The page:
February 12, 2018

Love has Everything to do with It—a Morning Practice to Feel Good.

“The Sky is falling.” ~ Henny Penny (a.k.a. Chicken Little)


I used to think there was a reason for living that would suddenly hit me on the head like Chicken Little had happen to her, in that nursery rhyme I was told as a child.

Maybe there is a moment when we wake up and realize what we thought for so long was no longer right, and our confusion about life and self becomes clear.

In the case of Henny Penny, her awakening began first with the belief that disaster was imminent and immediate, and that there was always a threat of destruction waiting in the distance (proved to her by an acorn that hit her on the head).

And isn’t this what many of us believe daily?

We misinterpret our interactions with life, and we see danger and feel fear when circumstances are often neutral.

There was a certain idea that I surely have been stuck on, that what is happening here and now is not “okay,” and that what might happen in the future will be a punishment for not living defiantly enough today.

Sometimes, I feel like we carry ancestral burdens with us. Perhaps, some believe too that we carry the patterns of past lifetimes with us also. In yoga, we call these samskaras; in Sanskrit this translates to joined or fused imprints that settle into our subconscious and become habits. In Buddhism, we call this samsara, the endless cycle of suffering and rebirth.

Which points us to a good and ancient question: how do we wake up and out of old patterns that no longer serve us?

Our society is rapidly changing, and it is hard for many of us to keep up with daily demands. As adults, we try to live a life that will keep “the sky from falling” everyday. We paradoxically think too that what we are doing here might be questionable or not altogether right; this a prominent phenomena called “imposter syndrome,” a misbelief that produces huge amounts of fear.

We spin our wheels, our duties, our jobs, our titles, our roles, and our feelings of responsibility until we get wound up in tight little balls wondering why we are anxious and worried all the time.

We have been led to believe we are not doing enough, that we could not do enough possibly with the time we are allotted in one day, and it is true…because there’s a piece of us that strongly attaches to the fact that we are not good. This is a samskara that motivates many. We have succumbed to an old conditioning that we must prove our worthiness. Since though, we do not know what would prove this, we will forever be trying.

I titled this article with an anti-anthem to Tina Turner’s massive hit from the 80’s, “What’s love got to do with it?” because I truly believe this one word “love,” is what can support us in being okay and feeling worthy once more. I feel love is the one way that we will learn to live with ourselves as good enough, and stop becoming those tight little balls of anxiety and degraded self-worth.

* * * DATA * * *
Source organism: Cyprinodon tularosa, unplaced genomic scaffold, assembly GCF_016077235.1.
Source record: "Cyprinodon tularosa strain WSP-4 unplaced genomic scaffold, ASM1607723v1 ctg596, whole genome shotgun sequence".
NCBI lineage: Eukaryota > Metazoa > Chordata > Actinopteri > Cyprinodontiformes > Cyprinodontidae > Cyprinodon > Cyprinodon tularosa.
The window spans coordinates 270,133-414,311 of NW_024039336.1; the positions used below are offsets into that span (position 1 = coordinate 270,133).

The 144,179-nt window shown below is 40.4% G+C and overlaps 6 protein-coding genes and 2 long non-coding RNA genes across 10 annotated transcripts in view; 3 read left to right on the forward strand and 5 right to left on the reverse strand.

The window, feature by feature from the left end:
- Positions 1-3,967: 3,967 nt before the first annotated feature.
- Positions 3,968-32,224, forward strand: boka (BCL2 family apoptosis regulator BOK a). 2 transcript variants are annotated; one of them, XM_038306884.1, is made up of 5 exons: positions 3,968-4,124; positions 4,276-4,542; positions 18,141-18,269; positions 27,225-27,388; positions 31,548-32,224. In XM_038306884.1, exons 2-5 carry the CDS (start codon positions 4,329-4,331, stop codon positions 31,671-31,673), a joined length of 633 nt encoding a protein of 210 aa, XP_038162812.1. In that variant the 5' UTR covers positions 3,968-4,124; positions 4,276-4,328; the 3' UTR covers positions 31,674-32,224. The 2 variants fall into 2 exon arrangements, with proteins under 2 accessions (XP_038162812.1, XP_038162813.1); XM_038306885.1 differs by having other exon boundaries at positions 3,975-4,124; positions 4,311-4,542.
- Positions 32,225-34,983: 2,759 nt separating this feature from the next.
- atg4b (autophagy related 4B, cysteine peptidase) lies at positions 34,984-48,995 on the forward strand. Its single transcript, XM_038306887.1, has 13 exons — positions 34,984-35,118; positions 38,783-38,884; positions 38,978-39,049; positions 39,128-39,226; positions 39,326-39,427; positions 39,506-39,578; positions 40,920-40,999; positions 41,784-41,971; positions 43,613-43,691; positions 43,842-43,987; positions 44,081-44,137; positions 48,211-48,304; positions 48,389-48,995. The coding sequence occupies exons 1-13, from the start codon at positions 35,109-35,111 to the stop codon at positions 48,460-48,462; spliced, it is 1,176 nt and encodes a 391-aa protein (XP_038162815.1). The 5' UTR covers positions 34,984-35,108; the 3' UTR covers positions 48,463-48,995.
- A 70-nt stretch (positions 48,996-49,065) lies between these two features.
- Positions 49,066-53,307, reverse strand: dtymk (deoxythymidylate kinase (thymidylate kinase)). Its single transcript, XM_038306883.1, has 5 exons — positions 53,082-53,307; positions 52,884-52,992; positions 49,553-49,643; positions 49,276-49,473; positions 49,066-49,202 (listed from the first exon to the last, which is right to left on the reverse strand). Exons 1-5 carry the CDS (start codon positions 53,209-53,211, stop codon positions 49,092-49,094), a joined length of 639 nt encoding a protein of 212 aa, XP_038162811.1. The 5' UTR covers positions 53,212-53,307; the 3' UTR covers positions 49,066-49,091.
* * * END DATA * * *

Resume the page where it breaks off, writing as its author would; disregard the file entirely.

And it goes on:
Sound easy? Right. So. Love. How do we do that? For me, it has been a journey. Recently though, I have been setting an intention that everything I do be motivated from a place of love. This intention has led me to see that most people’s actions do originate (even if it is way back, beneath many layers of delusion) from a place of love.

Here’s a simple practice I have begun doing which helps me let go of patterns of fear and anxiety:

I place one hand on my heart and the other on my belly or solar plexus. I simply breathe for a few cycles of inhalation and exhalation and feel my body, breath, and heart.

I silently tell myself: A) You are okay. B) You are doing enough. C) I choose to move from love.

Then, I repeat this several times.

I do believe we are here for love. Perhaps, I did not wake up one morning with a chunk of the sky falling on my head telling me so, but I have asked daily for years, “What is the real point.” This is the closest answer I have found.

Love is what I feel might stop our feeling that, “the sky is falling,” or imminent danger is in sight.

It is important we begin to change stories we have been carrying—understanding that we are here for something more than to live in fear (for those of us who have this privilege).

It is a great opportunity for many of us now to not have to fight for love, because we learn to have it here and now.

When I wake up each morning, I focus on what I have to do, what I want to do, and what I can do—and, yes, sometimes it’s overwhelming. I hear that Henny Penny voice, “Oh the sky.” I touch my heart and my belly, and I whisper, “love.”

If we moved from love rather than fear, maybe our lives would feel easier. And maybe, just maybe we could change the pattern of our life purpose from being an “emergency” into meeting it as a “joy ride.”




Author: Sarah Norrad
Image: Giulia Bertelli/Unsplash
Editor: Travis May
Copy Editor: Lieselle Davidson





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